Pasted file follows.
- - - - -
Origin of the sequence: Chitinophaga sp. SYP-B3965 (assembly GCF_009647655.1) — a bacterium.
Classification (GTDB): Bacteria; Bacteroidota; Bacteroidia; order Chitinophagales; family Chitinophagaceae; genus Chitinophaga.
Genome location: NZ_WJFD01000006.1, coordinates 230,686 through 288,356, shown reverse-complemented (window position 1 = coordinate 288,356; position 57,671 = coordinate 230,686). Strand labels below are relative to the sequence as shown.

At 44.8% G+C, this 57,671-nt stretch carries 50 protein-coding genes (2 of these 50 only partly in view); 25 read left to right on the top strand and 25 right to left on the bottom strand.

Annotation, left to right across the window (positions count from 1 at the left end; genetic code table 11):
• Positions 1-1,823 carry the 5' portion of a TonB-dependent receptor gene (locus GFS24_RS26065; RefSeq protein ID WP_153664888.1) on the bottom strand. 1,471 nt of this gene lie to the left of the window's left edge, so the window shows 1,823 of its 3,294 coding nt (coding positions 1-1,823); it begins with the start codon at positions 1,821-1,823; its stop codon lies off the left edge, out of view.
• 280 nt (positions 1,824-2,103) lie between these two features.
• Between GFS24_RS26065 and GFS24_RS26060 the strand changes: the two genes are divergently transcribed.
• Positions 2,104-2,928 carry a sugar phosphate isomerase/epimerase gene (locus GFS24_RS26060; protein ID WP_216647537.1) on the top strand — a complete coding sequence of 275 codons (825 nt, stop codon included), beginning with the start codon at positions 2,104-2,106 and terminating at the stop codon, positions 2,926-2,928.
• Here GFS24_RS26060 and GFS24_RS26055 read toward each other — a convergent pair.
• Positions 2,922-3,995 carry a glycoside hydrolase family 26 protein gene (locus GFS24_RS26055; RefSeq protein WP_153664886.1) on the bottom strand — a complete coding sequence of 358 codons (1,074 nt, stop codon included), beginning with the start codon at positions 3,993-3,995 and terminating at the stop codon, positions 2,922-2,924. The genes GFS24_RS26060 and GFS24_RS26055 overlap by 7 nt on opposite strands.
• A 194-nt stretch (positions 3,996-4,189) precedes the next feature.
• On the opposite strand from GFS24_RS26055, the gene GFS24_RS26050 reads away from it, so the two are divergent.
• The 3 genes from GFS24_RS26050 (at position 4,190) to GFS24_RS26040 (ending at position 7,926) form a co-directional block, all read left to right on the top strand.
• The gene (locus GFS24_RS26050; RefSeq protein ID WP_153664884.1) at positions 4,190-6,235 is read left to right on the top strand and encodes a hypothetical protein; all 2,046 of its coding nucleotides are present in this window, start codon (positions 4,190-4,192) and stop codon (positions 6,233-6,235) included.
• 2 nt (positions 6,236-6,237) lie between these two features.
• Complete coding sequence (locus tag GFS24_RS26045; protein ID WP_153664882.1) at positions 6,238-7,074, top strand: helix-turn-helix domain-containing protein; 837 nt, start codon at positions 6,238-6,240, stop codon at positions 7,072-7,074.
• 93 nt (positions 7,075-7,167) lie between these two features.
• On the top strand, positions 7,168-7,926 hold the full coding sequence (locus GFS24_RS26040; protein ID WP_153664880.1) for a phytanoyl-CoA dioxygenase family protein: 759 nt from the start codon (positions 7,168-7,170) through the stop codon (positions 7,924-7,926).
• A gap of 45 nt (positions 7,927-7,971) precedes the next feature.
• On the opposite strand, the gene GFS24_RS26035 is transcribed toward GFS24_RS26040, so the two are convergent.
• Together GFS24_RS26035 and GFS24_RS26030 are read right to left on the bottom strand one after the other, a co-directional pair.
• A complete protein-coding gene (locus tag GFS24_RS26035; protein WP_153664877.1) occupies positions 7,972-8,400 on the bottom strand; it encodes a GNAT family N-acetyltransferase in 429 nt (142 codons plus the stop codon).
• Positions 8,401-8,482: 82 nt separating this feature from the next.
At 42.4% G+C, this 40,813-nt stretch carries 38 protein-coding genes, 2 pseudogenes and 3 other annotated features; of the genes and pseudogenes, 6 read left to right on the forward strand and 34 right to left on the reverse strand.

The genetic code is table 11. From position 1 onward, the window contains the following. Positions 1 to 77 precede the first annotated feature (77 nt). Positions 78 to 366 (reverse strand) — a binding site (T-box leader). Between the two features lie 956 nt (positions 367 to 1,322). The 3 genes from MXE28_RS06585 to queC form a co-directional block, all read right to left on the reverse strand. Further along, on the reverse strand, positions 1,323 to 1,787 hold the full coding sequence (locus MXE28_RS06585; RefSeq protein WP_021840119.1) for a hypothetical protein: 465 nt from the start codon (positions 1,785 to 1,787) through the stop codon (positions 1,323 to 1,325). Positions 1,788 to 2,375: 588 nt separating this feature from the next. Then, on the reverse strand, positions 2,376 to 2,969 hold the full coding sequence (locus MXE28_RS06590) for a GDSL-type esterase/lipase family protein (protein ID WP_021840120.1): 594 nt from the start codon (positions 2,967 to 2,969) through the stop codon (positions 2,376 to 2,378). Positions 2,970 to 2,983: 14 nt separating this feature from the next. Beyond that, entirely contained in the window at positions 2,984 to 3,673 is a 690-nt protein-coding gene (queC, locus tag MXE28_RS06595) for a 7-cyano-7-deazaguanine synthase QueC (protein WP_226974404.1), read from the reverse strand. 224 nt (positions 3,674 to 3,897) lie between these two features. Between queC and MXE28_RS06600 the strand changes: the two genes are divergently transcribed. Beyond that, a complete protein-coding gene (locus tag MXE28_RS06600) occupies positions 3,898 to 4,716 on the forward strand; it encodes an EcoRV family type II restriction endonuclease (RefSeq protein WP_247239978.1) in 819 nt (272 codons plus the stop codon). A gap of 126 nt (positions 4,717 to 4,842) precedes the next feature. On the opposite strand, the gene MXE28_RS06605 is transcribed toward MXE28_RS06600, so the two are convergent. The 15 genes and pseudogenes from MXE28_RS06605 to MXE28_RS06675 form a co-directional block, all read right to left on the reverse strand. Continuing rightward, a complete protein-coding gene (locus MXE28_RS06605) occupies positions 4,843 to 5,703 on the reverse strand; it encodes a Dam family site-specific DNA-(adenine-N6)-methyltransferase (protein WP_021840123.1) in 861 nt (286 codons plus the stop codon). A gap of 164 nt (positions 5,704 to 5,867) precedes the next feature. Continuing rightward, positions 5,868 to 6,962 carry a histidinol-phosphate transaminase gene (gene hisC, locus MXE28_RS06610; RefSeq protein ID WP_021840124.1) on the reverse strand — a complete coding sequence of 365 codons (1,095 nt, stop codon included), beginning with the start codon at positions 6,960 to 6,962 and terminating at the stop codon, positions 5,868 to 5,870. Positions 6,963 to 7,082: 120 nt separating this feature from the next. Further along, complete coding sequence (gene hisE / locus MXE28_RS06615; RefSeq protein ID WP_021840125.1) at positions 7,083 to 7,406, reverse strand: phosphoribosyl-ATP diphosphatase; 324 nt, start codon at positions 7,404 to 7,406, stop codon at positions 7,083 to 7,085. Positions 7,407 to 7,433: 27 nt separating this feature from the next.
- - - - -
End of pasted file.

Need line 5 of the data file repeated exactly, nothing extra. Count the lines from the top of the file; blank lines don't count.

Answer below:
Annotation, left to right across the window (positions count from 1 at the left end; genetic code table 11):